COVER STORY

Mythical bis, threesomes, and fingers in pies - with Victoria Falconer

We chatted with Victoria Falconer during the photoshoot for our 1st issue of UNICORN. Here’s what happened…

First of all a big thank you for taking the time to chat with us today.
We’re all big fans, especially after seeing you at our Bi Pride event!

UNICORN – Can you start with telling us a bit about yourself and what you do?

VICTORIA FALCONER – So I’m currently trying out the phrase ‘renaissance femme’ instead of my usual ‘performer and hustler’, although it’s kind of the same thing! I’m a bit of an all-rounder, as an art maker. As most of us are! But most people know me as a cabaret artist, a musical director, a multi-instrumentalist and a composer. I also emcee shows, facilitate workshops, produce, curate festivals and … let’s just say that I have a lot of fingers in a lot of tasty pies!

U – That sounds unhygienic?

VF – Not if you use the right antibacterial gel. Always clean your fingers between pies, creative or otherwise.

U – The theme of our first issue is ‘Myth’. As a bi woman, what myth or myths have you faced?

VF – As a kid I loved reading myths and legends, but I didn’t know I was going to transform into one!

I realised that I was bisexual at a young age, like 12ish or so. The realisation was coupled with another identity intersection, of being mixed race (half-Filipina, half-English). Growing up in a very small, remote country town in Australia, it can be a pretty uncomfortable fence to be sitting on… you don’t know quite how high it is until you’re up there, and there are people either side of it, asking you to pick one.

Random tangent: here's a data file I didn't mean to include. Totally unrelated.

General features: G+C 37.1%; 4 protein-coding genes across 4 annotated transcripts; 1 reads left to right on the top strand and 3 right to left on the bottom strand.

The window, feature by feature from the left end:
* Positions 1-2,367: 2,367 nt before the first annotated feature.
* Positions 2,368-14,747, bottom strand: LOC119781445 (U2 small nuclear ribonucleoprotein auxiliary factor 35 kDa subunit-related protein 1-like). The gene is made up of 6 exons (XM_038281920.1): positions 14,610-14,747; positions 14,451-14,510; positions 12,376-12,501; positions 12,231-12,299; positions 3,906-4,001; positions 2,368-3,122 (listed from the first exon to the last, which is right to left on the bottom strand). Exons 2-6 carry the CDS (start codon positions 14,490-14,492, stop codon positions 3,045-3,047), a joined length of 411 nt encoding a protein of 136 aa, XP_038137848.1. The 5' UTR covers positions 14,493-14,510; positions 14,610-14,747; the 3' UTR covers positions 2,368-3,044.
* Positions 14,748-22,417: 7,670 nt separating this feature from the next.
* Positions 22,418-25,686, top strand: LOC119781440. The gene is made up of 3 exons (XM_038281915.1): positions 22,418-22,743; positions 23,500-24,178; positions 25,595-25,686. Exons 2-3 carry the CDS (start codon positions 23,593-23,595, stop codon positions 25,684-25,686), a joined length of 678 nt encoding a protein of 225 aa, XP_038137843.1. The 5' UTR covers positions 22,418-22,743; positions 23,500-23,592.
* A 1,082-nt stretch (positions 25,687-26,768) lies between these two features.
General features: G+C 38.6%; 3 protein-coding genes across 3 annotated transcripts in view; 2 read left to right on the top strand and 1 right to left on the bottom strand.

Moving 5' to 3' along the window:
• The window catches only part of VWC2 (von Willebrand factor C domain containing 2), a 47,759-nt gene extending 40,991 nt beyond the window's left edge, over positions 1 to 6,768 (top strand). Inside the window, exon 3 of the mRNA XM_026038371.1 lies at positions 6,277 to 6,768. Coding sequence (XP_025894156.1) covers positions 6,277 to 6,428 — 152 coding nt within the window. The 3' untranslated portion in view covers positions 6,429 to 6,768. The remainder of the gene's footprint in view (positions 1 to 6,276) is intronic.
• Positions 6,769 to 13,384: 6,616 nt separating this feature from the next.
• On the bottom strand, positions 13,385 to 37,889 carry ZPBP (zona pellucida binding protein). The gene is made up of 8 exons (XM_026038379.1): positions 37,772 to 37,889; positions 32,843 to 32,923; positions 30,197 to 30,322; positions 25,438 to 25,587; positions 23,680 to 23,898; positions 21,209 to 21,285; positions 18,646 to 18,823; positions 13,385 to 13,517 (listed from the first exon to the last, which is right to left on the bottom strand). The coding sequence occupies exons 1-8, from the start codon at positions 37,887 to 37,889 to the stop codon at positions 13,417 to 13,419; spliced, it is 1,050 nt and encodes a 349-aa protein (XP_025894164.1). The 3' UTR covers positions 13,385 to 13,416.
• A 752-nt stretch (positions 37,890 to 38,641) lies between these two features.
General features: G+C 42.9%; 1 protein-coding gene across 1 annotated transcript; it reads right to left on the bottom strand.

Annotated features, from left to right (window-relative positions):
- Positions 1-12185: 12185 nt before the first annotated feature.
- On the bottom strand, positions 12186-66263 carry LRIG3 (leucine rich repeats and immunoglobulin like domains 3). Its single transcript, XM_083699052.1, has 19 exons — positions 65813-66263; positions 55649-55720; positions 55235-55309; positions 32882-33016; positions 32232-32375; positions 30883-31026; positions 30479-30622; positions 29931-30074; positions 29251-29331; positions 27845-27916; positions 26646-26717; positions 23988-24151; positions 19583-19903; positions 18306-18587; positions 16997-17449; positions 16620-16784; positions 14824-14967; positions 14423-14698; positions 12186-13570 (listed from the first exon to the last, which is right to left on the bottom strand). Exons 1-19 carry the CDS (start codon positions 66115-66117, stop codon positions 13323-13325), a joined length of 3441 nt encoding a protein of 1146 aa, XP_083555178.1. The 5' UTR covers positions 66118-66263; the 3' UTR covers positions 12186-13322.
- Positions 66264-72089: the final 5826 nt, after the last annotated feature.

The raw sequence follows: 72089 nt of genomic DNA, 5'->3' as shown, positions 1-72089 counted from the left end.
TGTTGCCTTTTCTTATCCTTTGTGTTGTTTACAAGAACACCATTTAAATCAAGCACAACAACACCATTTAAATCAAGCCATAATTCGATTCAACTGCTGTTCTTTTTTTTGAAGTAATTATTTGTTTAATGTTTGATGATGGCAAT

- whilst secretly acknowledging my burgeoning sexuality, I simultaneously noted the accepted notion of bisexuality being "made-up", a somehow unbelievable thing

VF – I understood my attraction to more than one gender in theory (and in private fantasy!), but knew that my circumstances (growing up in a very traditional, conservative family and community) wouldn’t allow me to practice it. It was too hard. I was unconsciously protecting myself. And this is how I’ve post-rationalised it, how I justify why I lived within this “grey area” for so long. But I also allowed it not matter to me, as I knew that the people around me were unable to acknowledge my bisexuality without consequence, in the same way as some people found it easier to mis-name my racial heritage (and mostly cloaked in a joking, friendly way) to help erase my difference, my otherness from them.

I erased myself before anyone else could. Made myself smaller in that way, but bigger in other ways – being a performer, a show-off, a serial extra-curricular nerd… it distracted me (and everyone around me) from any potential feeling of “otherness”. And regardless of how far we think we’ve come, sometimes I still feel like I’m that weirdo kid in that country town. I still have to come out as bi again and again, every time I have to justify who I am dating, justify my femme-ness, explain that there are certain ways I can’t (or won’t) exist. For many reasons – tradition-based prejudice, or an inability to identify or accept – my bisexuality is unpalatable for certain people. So it is ignored – and therefore invisible.

But all good myths are based in truth, in ‘humanness’, in stories which we need to share in order to communicate, to learn about our own emotions, relationships, our world. And now I’m in a place to retell and redefine the myths, and bring them back to reality.

U – What’s the most common myth you’ve heard about being bi?

VF – HA! I did a section in a show that would rattle all of them off, and there’s a million. That I’m bisexual because I’m greedy, that I’m “only doing it for attention” or cheap thrills, that I got off the train to GayTown one stop too early, that I can’t sit on chairs properly, or that we all have incredible hair (although I’m fairly certain this is based in truth).